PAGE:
Books that Have Made a Difference

I used to subscribe to O! Magazine, Oprah's publication which is a fantastic magazine, (although it always bothered me that she was featured prominently on the cover, month after month. Even if you have a magazine named after you, it seems a tad narcissistic, even for Oprah... )

Anyway, she had this feature every month when she had a celebrity or author or special friend of hers share about five books that made a difference to them. I used to love this short feature, because it was fun to think of what books have made a difference to me. That's such a different question than, "What is your favorite book?" It also seems to change with every book I read, because my latest read is usually my favorite since it is the freshest. Still, I think it's important to consider the question. What books have made a difference to you? 

So here are mine:



Good Poems - Garrison Keillor

I know, blah blah blah. I've talked about this book on my blog so many times I should be ashamed. Except for, I'm not. Because I've read the poems in it so many times I should really buy a new copy out of fairness to contributors. It's the best introduction to poetry out there. It has soul and humor and it's not intimidating and unapproachable like some poetry can be. It's a necessity on every book shelf.


On Writing - Stephen King

This book has made me a better writer, period. I've read several books on writing, and most I enjoyed more than this. (Ann Patchett's This is the Story of a Happy Marriage and Anne Lamott's Bird by Bird come to mind) but I learned the most in this one. It's the only Stephen King book I've read, and it is phenomenal. 

The Night Circus - Erin Morgenstern

This book is untapped creativity. One of the most creative books I've ever read, with imagery so rich that I continue to think about details from it almost five years after I read it. I think about it whenever I feel like there is nothing creative left, that all of it has been taken somehow. It is original and fresh. 

The Road - Cormac McCarthy

My senior year of high school I had this AP English Lit teacher named Mrs. Woolsey who changed my life in a hundred ways, but one was with this book. She told our class one Monday morning that she finished a book over the weekend. Someone asked, "What is it about?"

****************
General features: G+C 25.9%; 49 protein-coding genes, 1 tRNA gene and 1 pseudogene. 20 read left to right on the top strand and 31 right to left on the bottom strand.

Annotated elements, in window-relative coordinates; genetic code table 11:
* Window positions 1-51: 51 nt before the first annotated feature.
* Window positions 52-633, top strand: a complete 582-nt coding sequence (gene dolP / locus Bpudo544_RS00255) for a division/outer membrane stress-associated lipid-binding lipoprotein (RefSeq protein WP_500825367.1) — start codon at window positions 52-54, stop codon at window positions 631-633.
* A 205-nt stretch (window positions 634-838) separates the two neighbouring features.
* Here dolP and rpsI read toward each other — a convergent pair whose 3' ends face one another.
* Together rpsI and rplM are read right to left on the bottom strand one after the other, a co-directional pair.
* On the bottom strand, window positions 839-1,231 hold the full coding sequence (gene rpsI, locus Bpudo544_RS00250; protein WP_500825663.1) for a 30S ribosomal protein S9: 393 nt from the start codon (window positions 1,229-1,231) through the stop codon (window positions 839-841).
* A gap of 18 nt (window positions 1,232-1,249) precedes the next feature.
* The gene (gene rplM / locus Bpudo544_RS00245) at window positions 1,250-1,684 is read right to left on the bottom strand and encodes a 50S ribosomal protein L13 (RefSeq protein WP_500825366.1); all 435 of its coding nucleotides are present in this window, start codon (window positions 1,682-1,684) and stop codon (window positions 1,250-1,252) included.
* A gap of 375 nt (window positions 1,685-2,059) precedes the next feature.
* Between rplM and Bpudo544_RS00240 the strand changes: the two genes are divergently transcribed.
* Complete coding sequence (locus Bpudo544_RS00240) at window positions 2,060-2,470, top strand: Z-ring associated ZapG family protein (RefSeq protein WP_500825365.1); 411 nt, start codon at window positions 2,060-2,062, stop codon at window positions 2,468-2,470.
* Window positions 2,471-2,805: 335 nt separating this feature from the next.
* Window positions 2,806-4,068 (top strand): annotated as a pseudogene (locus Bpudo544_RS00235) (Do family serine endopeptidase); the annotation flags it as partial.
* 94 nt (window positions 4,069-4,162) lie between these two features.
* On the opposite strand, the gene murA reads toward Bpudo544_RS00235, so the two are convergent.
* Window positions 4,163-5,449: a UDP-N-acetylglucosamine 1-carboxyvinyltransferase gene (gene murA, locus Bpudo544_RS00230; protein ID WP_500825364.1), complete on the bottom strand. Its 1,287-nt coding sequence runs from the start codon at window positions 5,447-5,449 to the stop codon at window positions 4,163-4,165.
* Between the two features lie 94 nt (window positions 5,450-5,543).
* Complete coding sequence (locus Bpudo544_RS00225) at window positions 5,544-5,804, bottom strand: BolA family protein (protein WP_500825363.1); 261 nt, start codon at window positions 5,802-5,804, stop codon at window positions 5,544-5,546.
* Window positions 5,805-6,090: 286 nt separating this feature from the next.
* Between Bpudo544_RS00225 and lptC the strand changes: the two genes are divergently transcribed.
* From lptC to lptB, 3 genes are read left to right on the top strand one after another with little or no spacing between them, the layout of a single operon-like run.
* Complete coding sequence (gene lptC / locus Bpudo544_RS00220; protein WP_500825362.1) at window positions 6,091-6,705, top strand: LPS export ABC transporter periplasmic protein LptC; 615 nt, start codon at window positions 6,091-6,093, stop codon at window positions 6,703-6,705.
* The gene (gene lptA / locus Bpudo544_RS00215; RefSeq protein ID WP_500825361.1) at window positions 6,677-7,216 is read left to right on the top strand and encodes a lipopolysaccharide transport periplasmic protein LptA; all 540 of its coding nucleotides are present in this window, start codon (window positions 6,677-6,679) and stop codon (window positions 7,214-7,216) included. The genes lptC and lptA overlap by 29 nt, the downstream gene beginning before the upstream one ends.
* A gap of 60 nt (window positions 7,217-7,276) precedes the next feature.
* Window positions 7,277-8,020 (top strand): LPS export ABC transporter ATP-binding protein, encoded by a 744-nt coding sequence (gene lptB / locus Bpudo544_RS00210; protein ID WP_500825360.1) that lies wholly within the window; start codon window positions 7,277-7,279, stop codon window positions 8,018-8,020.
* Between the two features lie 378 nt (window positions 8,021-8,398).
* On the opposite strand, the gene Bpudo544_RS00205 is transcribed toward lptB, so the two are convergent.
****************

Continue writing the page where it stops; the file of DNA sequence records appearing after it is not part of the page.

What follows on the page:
I remember her getting solemn, still. She replied, "I don't know how to describe it. But I do know, that it is about love." 

She was right. If the world were to end (which, spoiler, it does in this book), and I had to rebuild from scratch, I would use this as an example of what love means, what it is. I went to Target after she told us about it (yes this was pre-Amazon,) that afternoon, and read it. It may have been a little advance for me, probably too dark for that time in my life, but I understood it in the same way she did, that it was about love. 

A Tree Grows in Brooklyn - Betty Smith

I read this once. In seventh grade, over the course of almost the entire year. We had a free-read period every Friday in English, and my teacher had a copy. I started it as a way to impress my peers - most of them reading Harry Potter and some clinging onto R.L. Stein with a fierce devotion to their past. (I should give them more credit. More likely they were reading similar books, but I felt important reading this one.)

It spanned the course of my year. 40 minutes of reading once a week, and at the end of each class period I was disappointed, having to wait an entire week to re-enter Francie's world. I've considered re-reading it since, of course, but I'm not sure I could recreate that experience and I'm afraid of disappointing myself. This book made a difference to me, because it taught me that dreamers have always been out there, that I'm not alone in the universe, that hard things make us better people. 

I want to hear your lists, if you feel comfortable sharing them. Maybe I'll even create a new series on my blog - Oprah style.

*Let me conclude by noting that I no longer subscribe to the magazine, because it wasn't worth the money after Lisa Kogan left her long-standing spot as a columnist and Oprah posed alongside her younger self (yes not just one but two Oprah's) on a cover. Evidence below: